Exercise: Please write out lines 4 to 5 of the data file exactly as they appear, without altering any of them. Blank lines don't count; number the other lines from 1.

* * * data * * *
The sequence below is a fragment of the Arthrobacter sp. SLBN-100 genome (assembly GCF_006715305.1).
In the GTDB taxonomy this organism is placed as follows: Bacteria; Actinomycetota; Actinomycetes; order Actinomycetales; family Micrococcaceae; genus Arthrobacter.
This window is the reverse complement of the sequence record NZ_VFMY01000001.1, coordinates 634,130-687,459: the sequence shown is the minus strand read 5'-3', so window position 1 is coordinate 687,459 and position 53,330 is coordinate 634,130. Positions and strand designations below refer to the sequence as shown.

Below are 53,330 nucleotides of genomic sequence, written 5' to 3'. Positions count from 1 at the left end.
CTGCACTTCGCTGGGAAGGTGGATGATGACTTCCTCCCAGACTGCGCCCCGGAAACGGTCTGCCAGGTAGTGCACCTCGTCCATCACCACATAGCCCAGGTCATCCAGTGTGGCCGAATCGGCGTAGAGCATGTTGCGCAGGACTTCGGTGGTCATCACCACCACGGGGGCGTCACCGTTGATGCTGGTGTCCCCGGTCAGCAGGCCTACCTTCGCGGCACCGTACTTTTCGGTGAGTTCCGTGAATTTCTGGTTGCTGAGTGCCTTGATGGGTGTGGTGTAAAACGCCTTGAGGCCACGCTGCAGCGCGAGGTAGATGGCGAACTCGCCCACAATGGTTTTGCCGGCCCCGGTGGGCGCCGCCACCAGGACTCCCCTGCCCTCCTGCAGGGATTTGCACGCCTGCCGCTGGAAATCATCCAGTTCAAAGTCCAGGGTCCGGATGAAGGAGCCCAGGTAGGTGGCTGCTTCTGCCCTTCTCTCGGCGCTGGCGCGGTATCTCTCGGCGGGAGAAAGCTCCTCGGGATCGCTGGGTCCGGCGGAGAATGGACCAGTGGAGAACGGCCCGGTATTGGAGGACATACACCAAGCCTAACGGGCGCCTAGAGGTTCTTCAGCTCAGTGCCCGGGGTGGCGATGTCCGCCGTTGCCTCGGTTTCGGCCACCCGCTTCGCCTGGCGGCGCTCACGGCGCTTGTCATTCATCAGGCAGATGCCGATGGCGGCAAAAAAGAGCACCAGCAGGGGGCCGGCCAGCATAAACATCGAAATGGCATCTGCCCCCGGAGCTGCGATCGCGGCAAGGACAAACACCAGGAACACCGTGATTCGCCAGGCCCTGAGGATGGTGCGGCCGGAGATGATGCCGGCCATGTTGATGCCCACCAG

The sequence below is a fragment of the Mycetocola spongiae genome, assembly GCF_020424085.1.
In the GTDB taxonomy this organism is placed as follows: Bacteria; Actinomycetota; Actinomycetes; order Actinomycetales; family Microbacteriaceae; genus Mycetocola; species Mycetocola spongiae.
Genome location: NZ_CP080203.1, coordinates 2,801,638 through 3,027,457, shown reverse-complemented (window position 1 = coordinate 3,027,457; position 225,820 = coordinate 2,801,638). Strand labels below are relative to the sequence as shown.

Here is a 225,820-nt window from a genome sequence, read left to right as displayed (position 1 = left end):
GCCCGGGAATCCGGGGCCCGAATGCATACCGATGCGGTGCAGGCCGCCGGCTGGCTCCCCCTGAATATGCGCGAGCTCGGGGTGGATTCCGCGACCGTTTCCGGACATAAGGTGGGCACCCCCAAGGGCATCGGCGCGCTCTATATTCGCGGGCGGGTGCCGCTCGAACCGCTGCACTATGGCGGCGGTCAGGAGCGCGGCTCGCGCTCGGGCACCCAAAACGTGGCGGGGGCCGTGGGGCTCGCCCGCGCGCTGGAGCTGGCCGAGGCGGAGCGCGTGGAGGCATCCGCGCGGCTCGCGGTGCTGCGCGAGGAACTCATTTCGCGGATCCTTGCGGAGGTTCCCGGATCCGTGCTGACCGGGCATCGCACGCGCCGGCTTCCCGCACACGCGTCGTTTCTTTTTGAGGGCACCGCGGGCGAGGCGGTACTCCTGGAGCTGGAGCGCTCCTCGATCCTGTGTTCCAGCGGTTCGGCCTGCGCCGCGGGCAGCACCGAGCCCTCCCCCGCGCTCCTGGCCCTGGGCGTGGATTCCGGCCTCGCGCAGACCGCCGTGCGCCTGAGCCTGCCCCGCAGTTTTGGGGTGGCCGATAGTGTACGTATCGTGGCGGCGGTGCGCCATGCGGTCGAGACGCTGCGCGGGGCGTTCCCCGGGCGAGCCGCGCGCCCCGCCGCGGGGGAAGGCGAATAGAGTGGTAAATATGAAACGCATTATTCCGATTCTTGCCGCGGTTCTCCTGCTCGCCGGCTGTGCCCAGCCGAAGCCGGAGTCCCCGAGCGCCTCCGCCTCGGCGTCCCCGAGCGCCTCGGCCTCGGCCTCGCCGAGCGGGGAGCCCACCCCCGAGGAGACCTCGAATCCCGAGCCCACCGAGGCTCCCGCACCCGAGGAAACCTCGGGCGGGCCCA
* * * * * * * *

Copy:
Below are 53,330 nucleotides of genomic sequence, written 5' to 3'. Positions count from 1 at the left end.
CTGCACTTCGCTGGGAAGGTGGATGATGACTTCCTCCCAGACTGCGCCCCGGAAACGGTCTGCCAGGTAGTGCACCTCGTCCATCACCACATAGCCCAGGTCATCCAGTGTGGCCGAATCGGCGTAGAGCATGTTGCGCAGGACTTCGGTGGTCATCACCACCACGGGGGCGTCACCGTTGATGCTGGTGTCCCCGGTCAGCAGGCCTACCTTCGCGGCACCGTACTTTTCGGTGAGTTCCGTGAATTTCTGGTTGCTGAGTGCCTTGATGGGTGTGGTGTAAAACGCCTTGAGGCCACGCTGCAGCGCGAGGTAGATGGCGAACTCGCCCACAATGGTTTTGCCGGCCCCGGTGGGCGCCGCCACCAGGACTCCCCTGCCCTCCTGCAGGGATTTGCACGCCTGCCGCTGGAAATCATCCAGTTCAAAGTCCAGGGTCCGGATGAAGGAGCCCAGGTAGGTGGCTGCTTCTGCCCTTCTCTCGGCGCTGGCGCGGTATCTCTCGGCGGGAGAAAGCTCCTCGGGATCGCTGGGTCCGGCGGAGAATGGACCAGTGGAGAACGGCCCGGTATTGGAGGACATACACCAAGCCTAACGGGCGCCTAGAGGTTCTTCAGCTCAGTGCCCGGGGTGGCGATGTCCGCCGTTGCCTCGGTTTCGGCCACCCGCTTCGCCTGGCGGCGCTCACGGCGCTTGTCATTCATCAGGCAGATGCCGATGGCGGCAAAAAAGAGCACCAGCAGGGGGCCGGCCAGCATAAACATCGAAATGGCATCTGCCCCCGGAGCTGCGATCGCGGCAAGGACAAACACCAGGAACACCGTGATTCGCCAGGCCCTGAGGATGGTGCGGCCGGAGATGATGCCGGCCATGTTGATGCCCACCAG